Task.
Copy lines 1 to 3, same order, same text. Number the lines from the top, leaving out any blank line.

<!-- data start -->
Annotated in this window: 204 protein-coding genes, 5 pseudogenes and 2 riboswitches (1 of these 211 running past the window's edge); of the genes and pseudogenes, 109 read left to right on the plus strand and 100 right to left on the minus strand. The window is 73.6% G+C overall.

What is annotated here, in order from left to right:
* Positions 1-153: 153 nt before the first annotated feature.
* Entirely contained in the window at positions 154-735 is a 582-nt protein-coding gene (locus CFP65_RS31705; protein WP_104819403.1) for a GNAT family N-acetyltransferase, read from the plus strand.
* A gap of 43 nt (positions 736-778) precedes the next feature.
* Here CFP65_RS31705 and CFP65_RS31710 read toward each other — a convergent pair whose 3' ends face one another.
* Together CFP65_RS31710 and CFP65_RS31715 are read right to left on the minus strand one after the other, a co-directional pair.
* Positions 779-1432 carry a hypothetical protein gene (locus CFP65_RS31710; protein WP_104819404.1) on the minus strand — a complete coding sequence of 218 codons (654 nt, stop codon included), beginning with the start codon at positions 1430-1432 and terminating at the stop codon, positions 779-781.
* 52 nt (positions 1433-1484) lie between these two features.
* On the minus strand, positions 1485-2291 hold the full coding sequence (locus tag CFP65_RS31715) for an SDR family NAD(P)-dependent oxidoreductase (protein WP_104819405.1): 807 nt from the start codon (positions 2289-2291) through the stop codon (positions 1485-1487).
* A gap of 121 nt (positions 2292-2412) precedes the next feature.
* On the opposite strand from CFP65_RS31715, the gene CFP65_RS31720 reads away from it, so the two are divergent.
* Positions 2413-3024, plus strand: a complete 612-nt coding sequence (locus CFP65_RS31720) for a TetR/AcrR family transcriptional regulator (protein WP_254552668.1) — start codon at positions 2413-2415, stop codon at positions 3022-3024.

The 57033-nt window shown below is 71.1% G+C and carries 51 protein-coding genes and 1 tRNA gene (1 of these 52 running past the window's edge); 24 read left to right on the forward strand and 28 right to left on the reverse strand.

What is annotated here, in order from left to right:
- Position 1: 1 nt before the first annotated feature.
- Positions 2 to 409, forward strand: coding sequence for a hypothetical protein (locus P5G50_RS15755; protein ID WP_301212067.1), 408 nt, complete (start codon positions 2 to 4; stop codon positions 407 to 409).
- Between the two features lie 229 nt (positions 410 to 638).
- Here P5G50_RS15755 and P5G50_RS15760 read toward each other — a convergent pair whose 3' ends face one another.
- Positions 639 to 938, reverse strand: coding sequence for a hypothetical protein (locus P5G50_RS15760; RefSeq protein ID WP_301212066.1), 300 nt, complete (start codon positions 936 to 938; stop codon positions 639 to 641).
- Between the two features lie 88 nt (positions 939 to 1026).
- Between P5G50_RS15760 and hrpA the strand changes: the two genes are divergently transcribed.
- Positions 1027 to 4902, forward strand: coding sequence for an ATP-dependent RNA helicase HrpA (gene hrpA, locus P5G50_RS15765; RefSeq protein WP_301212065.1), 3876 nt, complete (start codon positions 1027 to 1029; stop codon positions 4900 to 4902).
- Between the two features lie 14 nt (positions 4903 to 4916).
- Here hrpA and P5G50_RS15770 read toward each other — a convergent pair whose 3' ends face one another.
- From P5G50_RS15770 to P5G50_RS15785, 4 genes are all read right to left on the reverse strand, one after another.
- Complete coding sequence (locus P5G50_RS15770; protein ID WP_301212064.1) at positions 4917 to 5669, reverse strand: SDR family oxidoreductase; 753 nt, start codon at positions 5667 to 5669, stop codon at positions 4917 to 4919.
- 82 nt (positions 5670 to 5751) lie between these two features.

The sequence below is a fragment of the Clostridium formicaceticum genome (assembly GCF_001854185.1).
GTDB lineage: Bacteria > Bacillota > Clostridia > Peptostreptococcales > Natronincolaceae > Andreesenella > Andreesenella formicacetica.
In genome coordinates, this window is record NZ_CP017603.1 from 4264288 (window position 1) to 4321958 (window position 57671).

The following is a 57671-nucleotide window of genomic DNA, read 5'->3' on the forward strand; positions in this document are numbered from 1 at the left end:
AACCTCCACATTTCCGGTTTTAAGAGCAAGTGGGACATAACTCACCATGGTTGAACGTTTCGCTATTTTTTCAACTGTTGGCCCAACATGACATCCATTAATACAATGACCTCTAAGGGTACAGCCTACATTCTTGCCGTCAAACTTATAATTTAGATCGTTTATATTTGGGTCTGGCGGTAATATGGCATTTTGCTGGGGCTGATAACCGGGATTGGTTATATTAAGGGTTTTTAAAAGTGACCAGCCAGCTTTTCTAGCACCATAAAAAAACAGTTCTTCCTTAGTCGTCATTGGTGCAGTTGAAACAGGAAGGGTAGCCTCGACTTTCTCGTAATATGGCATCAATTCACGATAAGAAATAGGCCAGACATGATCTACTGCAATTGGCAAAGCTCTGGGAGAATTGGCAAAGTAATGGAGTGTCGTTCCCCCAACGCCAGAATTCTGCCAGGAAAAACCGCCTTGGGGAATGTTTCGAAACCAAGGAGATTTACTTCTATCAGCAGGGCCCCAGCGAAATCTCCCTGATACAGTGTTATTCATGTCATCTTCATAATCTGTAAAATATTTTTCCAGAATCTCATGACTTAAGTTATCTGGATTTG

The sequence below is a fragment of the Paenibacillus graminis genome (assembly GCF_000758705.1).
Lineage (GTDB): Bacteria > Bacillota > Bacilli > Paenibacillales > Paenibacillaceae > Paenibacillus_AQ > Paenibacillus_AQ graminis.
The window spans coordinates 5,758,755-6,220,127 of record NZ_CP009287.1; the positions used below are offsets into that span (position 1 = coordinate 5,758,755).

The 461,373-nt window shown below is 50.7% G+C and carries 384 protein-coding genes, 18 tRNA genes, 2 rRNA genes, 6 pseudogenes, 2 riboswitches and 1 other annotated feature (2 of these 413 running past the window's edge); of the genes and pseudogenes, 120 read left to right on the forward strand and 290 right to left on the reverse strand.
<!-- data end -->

Annotated in this window: 204 protein-coding genes, 5 pseudogenes and 2 riboswitches (1 of these 211 running past the window's edge); of the genes and pseudogenes, 109 read left to right on the plus strand and 100 right to left on the minus strand. The window is 73.6% G+C overall.

What is annotated here, in order from left to right:
* Positions 1-153: 153 nt before the first annotated feature.